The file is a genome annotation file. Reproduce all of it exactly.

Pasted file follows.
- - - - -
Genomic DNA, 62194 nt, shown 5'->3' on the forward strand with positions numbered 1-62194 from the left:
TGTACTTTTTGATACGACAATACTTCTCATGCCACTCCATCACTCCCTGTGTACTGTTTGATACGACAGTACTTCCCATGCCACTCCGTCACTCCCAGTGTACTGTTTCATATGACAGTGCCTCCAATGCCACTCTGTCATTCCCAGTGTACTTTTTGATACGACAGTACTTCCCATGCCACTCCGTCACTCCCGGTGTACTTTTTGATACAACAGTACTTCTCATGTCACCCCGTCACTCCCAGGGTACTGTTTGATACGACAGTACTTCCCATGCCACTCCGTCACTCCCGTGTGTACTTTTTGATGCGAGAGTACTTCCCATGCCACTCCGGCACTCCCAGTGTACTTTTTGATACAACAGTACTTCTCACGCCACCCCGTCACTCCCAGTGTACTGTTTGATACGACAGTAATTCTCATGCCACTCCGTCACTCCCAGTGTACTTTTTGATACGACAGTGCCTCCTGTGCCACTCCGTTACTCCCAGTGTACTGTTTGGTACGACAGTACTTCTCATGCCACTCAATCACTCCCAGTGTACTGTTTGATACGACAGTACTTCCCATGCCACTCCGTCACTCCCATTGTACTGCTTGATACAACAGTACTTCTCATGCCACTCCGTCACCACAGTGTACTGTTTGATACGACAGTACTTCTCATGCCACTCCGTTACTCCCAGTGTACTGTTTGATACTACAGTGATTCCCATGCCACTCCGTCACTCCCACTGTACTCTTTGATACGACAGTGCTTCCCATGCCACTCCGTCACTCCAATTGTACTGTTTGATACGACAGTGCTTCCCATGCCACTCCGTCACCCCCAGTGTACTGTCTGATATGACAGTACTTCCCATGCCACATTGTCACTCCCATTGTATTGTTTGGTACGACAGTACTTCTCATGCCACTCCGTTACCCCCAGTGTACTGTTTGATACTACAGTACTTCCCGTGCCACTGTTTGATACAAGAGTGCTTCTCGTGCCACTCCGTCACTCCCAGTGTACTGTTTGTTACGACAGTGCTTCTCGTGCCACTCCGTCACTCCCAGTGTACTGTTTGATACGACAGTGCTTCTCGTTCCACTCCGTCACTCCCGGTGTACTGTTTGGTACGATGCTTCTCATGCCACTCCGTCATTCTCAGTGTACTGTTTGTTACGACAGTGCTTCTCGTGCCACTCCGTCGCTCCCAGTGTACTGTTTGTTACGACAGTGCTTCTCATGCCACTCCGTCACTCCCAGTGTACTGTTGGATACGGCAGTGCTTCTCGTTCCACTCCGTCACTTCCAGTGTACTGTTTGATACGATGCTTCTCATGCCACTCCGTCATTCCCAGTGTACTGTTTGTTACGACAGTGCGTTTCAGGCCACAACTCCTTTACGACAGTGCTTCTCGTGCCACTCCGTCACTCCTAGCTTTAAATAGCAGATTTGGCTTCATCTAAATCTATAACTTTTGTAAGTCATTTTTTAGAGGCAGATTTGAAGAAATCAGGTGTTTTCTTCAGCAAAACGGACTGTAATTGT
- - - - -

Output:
Genomic DNA, 62194 nt, shown 5'->3' on the forward strand with positions numbered 1-62194 from the left:
TGTACTTTTTGATACGACAATACTTCTCATGCCACTCCATCACTCCCTGTGTACTGTTTGATACGACAGTACTTCCCATGCCACTCCGTCACTCCCAGTGTACTGTTTCATATGACAGTGCCTCCAATGCCACTCTGTCATTCCCAGTGTACTTTTTGATACGACAGTACTTCCCATGCCACTCCGTCACTCCCGGTGTACTTTTTGATACAACAGTACTTCTCATGTCACCCCGTCACTCCCAGGGTACTGTTTGATACGACAGTACTTCCCATGCCACTCCGTCACTCCCGTGTGTACTTTTTGATGCGAGAGTACTTCCCATGCCACTCCGGCACTCCCAGTGTACTTTTTGATACAACAGTACTTCTCACGCCACCCCGTCACTCCCAGTGTACTGTTTGATACGACAGTAATTCTCATGCCACTCCGTCACTCCCAGTGTACTTTTTGATACGACAGTGCCTCCTGTGCCACTCCGTTACTCCCAGTGTACTGTTTGGTACGACAGTACTTCTCATGCCACTCAATCACTCCCAGTGTACTGTTTGATACGACAGTACTTCCCATGCCACTCCGTCACTCCCATTGTACTGCTTGATACAACAGTACTTCTCATGCCACTCCGTCACCACAGTGTACTGTTTGATACGACAGTACTTCTCATGCCACTCCGTTACTCCCAGTGTACTGTTTGATACTACAGTGATTCCCATGCCACTCCGTCACTCCCACTGTACTCTTTGATACGACAGTGCTTCCCATGCCACTCCGTCACTCCAATTGTACTGTTTGATACGACAGTGCTTCCCATGCCACTCCGTCACCCCCAGTGTACTGTCTGATATGACAGTACTTCCCATGCCACATTGTCACTCCCATTGTATTGTTTGGTACGACAGTACTTCTCATGCCACTCCGTTACCCCCAGTGTACTGTTTGATACTACAGTACTTCCCGTGCCACTGTTTGATACAAGAGTGCTTCTCGTGCCACTCCGTCACTCCCAGTGTACTGTTTGTTACGACAGTGCTTCTCGTGCCACTCCGTCACTCCCAGTGTACTGTTTGATACGACAGTGCTTCTCGTTCCACTCCGTCACTCCCGGTGTACTGTTTGGTACGATGCTTCTCATGCCACTCCGTCATTCTCAGTGTACTGTTTGTTACGACAGTGCTTCTCGTGCCACTCCGTCGCTCCCAGTGTACTGTTTGTTACGACAGTGCTTCTCATGCCACTCCGTCACTCCCAGTGTACTGTTGGATACGGCAGTGCTTCTCGTTCCACTCCGTCACTTCCAGTGTACTGTTTGATACGATGCTTCTCATGCCACTCCGTCATTCCCAGTGTACTGTTTGTTACGACAGTGCGTTTCAGGCCACAACTCCTTTACGACAGTGCTTCTCGTGCCACTCCGTCACTCCTAGCTTTAAATAGCAGATTTGGCTTCATCTAAATCTATAACTTTTGTAAGTCATTTTTTAGAGGCAGATTTGAAGAAATCAGGTGTTTTCTTCAGCAAAACGGACTGTAATTGT